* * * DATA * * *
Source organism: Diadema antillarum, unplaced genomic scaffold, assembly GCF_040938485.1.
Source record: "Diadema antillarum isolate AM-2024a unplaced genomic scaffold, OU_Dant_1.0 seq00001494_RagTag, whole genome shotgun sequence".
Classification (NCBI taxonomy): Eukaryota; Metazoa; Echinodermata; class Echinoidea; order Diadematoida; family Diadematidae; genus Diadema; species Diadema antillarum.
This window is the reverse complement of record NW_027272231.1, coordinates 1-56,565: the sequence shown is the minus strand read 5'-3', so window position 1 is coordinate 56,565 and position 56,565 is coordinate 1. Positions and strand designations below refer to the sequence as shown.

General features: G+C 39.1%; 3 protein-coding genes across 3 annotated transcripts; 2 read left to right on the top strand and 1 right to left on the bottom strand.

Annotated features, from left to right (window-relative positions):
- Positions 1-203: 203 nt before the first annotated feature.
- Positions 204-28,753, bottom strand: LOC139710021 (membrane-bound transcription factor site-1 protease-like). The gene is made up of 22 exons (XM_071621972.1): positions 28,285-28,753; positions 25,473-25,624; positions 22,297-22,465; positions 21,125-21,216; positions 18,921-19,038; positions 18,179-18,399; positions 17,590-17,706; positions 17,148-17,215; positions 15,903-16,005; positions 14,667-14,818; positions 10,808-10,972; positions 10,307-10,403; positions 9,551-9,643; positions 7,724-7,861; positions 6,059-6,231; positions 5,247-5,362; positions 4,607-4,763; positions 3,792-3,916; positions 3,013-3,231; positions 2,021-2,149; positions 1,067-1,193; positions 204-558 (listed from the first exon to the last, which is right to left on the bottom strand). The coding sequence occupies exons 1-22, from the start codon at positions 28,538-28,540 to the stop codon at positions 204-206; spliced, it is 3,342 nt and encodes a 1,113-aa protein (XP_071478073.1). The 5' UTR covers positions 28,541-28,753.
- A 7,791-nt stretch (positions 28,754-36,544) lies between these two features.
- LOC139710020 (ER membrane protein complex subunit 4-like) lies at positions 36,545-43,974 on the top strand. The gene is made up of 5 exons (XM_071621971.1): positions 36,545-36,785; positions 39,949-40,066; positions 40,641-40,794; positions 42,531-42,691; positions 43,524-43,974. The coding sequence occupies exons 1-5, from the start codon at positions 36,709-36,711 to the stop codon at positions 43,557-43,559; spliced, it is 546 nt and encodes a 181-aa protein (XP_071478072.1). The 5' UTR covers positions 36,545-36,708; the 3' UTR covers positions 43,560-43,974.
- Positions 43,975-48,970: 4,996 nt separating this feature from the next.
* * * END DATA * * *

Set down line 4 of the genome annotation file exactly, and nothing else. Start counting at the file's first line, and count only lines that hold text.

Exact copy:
This window is the reverse complement of record NW_027272231.1, coordinates 1-56,565: the sequence shown is the minus strand read 5'-3', so window position 1 is coordinate 56,565 and position 56,565 is coordinate 1. Positions and strand designations below refer to the sequence as shown.